Nicole Moore: The preface that you wrote for Bobbin Up when Virago published it, seems to work, to me anyway, for a lot of writers of your generation as a kind of moment when you look back on your old politics and you think, what an idiot I was, what a fool I was. And there's a lot of other writers of your generation who did that in the same kind of way, or even more harshly than you did. At least you forgive yourself a bit, and say at least I was sincere about it.
Dorothy Hewett: Oh well I was absolutely dedicated. Stephen Murray-Smith was a great friend of mine. He said to me once, not long before he died: Dorothy, how could we, who were intellectuals, who went to university, fall for all that stuff that they kept shoving into our heads and not even protest? I said I don't know, Stephen, it's one of the mysteries of the universe . . .
Nicole Moore: But he protested in the end, and you did. But there were other things that you were committed to, I presume, to other parts of what was going on. Sometimes you still say that you've got Marxist politics these days.
Dorothy Hewett: Mmm, I have, it wasn't all negative, by any means. I mean being in the Communist Party taught me an enormous amount, just about human beings, particularly about the working class. I met people that, in my fairly sheltered middle-class existence I would never have known. I wouldn't have known what it was like to work in a factory. I wouldn't have known what it was like to go hungry. I wouldn't have known what it was like to have the electricity and the gas turned off. All those things.
Nicole Moore: What happens out of that? Out of middle-class people, intellectual people knowing those kinds of things?
Dorothy Hewett: Well I think it extends your region of understanding and sympathy. When you come to think of it, in Australia, there haven't been a great number of people coming from the working class who've written about their lives, for obvious reasons. So if you get a ring-in like me, it can be quite useful.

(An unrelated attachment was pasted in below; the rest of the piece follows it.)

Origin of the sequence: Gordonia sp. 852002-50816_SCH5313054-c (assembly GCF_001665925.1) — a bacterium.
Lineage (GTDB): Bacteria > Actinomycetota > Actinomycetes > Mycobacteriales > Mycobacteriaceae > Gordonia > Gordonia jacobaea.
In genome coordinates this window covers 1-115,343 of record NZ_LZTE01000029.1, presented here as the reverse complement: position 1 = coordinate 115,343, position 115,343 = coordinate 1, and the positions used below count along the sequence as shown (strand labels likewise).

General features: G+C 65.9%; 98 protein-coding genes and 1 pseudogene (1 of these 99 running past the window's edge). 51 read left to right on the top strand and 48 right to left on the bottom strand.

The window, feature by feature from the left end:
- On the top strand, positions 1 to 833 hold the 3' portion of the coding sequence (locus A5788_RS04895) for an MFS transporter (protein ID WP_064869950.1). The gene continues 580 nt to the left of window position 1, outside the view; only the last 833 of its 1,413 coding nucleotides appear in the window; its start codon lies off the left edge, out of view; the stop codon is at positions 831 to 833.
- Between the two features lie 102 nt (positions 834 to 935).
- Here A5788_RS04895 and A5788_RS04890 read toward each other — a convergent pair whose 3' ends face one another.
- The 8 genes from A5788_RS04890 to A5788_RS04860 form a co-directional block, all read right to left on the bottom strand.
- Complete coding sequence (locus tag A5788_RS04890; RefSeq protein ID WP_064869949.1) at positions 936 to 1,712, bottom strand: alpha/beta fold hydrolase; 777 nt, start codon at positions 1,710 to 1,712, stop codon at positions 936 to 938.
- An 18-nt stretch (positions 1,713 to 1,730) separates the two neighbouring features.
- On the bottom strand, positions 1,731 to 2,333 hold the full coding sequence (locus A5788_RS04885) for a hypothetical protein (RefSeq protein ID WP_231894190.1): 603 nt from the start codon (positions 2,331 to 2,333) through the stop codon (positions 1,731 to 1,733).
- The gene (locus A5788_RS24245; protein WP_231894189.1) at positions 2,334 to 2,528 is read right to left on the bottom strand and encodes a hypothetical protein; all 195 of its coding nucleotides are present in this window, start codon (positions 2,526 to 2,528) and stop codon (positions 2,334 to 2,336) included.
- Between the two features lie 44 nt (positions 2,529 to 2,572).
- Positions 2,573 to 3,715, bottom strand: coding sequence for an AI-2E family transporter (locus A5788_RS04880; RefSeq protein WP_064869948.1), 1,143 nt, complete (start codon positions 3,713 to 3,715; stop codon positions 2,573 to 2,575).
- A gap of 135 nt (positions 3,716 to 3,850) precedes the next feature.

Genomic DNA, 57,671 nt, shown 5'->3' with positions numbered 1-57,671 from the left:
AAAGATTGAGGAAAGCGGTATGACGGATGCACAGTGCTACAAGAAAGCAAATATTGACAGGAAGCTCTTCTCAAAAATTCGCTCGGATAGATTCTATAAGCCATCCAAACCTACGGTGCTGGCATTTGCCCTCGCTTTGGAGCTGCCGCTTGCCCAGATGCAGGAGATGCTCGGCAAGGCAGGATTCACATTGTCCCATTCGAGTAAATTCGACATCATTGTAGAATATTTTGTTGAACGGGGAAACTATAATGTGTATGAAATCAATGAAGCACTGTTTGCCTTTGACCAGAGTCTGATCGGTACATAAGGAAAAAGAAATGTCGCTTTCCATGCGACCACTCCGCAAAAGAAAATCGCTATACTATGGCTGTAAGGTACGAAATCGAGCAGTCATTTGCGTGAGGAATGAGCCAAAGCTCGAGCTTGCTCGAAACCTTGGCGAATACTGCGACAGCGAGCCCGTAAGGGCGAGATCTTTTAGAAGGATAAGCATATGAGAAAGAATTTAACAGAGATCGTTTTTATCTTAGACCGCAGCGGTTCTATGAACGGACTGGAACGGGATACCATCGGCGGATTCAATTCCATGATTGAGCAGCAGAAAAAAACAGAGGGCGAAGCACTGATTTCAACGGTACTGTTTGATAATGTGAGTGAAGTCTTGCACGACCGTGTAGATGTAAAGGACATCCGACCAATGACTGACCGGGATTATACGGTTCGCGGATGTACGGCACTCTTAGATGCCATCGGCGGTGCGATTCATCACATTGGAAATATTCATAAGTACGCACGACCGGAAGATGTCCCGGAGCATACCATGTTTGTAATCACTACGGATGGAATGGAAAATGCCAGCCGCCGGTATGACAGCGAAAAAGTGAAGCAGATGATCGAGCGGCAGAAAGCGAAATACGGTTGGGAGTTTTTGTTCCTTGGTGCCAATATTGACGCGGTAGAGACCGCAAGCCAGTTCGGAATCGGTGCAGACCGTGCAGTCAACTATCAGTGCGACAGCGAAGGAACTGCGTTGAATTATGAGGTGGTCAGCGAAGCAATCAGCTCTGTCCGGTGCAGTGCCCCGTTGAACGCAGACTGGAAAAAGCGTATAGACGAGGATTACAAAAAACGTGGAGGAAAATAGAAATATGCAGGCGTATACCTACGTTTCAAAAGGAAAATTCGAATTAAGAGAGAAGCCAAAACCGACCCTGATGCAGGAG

Nicole Moore: That's true. So say, Stephen Knight's article on Bobbin Up in that collection of essays about you -- he puts it in a history of working-class writing doesn't he, which is a really interesting way to read it. It's not normally read that way is it?
Dorothy Hewett: He's an interesting man Stephen Knight: I knew him in a little way, not much. But of course that was his area, working-class writing, in England mainly.
Nicole Moore: And he doesn't talk much about women in Australia who write about working-class issues, because there were people like Mena Calthorpe . . .
Dorothy Hewett: The Dyehouse . . .
Nicole Moore: And Betty Collins, there is that whole history that's not read at all.
Dorothy Hewett: It's very patchy though.
Nicole Moore: Yes that's true, and those are from the fifties, but you've got ones from the thirties and forties; that are sometimes really patronizing . . .
Dorothy Hewett: Well there's all those Ruth Park novels, who sentimentalized the whole thing, tremendously. Yet I remember when I first came to Sydney in 1949, reading that winter, in the Sydney Morning Herald, where it was serialized, The Poor Man's Orange, and being quite excited by it. No-one had written about that life before. No-one had written about Surry Hills.
Nicole Moore: There's some story of her reading it at a Fellowship of Australian Writers thing, and a man getting up from the back and saying "Australian readers don't want to read about pregnancy and slums. That's not right, that's not literature!"
Dorothy Hewett: Well that's the equivalent really, of saying, years later, that Bobbin Up's full of sex! And of course Jean Devanny got into terrible trouble with the sex in Sugar Heaven.
Nicole Moore: Exactly, yeah, and the sex in The Virtuous Courtesan which was one of hers that was banned . . . Your novels, especially, and Wild Card seem to have provoked quite a bit of shock about sex . . . differently to your plays?
Dorothy Hewett: Well for so long Australians tended to write plays that sounded a bit like television. Very naturalistic and internalized sort of plays, between only a couple of characters because no-one can afford a big cast. This trilogy of mine is set in a country town between 1920 and 1970 and it's all the characters in the town so there's twelve people in the play and even that doesn't take in all of them. I might do what that fellow in Tasmania did with his film script. I might turn my play into a novel because I think it would work quite well. But I'm still disappointed that nothing's happened because, well, what's the point of writing a play to stick in a bottom drawer? It's ludicrous.